Over the course of my career I have mostly been employed as a commercial editor.
That is to say, the bulk of my jobs have consisted of non-fiction programming intended for broadcast or cable television. It is a strict, regimented world of air dates, act breaks, precise running times and intensive, but very structured collaboration, with a well defined chain of command.
Since the rise of reality television, the editor’s role has expanded, to the point that the boundaries between producer, writer and editor have all but fallen away. This newfound freedom has resulted in some very satisfying work experiences, and has made vital use of my background in documentary film. In the documentary, an editor distills the material into a storyline, which often does not emerge until well into the post production process, and rarely resembles the producer’s original intent.
Narrative editing is not the same.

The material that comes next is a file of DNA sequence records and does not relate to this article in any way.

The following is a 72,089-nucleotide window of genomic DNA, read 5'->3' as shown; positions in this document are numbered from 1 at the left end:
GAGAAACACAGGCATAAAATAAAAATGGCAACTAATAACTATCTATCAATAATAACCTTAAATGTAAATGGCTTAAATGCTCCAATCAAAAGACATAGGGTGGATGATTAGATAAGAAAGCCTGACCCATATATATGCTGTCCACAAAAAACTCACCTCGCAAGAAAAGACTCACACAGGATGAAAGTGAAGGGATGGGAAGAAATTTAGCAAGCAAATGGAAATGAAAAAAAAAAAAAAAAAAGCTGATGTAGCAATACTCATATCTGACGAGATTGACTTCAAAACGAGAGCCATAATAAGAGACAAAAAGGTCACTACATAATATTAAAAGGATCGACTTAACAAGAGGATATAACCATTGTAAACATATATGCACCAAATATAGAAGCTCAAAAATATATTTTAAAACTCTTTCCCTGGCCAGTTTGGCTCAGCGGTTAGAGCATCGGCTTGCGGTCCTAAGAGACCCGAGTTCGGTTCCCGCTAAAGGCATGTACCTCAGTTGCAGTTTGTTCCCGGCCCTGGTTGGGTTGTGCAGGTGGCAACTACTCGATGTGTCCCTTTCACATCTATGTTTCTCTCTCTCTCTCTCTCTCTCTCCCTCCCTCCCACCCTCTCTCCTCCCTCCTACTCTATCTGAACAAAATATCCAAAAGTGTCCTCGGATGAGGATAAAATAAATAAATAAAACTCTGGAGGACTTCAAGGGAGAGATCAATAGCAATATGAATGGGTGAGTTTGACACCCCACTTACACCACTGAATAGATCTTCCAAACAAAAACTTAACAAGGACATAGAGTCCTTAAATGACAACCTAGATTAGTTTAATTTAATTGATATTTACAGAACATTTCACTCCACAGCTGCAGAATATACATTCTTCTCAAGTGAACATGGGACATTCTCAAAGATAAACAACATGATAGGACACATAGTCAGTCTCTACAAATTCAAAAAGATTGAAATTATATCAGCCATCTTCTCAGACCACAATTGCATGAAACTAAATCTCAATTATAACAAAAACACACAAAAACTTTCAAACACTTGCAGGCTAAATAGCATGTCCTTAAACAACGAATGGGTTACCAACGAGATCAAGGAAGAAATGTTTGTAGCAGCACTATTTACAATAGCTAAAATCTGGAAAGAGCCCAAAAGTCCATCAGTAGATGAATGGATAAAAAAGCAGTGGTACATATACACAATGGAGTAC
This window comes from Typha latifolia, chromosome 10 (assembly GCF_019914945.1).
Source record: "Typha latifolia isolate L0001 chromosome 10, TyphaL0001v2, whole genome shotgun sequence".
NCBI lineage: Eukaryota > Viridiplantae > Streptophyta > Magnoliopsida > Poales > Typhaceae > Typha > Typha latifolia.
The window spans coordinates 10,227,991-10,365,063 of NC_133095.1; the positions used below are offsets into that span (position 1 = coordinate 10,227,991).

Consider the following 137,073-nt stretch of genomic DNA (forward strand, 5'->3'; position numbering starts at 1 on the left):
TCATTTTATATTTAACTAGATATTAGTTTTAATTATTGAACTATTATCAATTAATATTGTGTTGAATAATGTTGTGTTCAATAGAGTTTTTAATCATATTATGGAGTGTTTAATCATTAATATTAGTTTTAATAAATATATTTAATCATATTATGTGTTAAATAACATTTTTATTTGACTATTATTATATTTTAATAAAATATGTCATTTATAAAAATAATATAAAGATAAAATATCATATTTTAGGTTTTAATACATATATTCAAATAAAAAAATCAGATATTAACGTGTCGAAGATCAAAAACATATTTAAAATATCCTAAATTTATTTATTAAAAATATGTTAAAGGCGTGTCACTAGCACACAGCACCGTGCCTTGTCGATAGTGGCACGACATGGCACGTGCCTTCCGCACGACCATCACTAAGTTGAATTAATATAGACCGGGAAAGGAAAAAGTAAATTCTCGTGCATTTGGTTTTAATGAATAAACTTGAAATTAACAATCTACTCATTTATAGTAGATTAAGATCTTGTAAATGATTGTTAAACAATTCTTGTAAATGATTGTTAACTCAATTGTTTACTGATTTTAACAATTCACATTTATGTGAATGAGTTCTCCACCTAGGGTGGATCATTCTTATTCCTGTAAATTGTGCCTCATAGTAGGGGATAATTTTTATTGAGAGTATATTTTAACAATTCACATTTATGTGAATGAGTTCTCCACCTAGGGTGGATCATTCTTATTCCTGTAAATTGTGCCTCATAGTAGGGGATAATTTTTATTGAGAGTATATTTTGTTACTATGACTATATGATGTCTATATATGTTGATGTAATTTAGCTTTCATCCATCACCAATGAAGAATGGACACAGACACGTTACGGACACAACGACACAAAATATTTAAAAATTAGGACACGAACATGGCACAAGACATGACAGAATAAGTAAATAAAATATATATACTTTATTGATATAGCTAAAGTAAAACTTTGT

While both forms set out to produce entertainment, commercial projects are, for the most part, content delivering information, while narratives strive to deliver illumination.
When I collaborate with a writer/director or producer on such projects, my role as editor is more akin to that of an actor. Style and pace change as needed, to help express a world view conceived by the director, which has been articulated through the writing and production, and which finds it’s final expression during the editing process.
Therefore, what is called for is a deep understanding of human behavior, drama and story structure.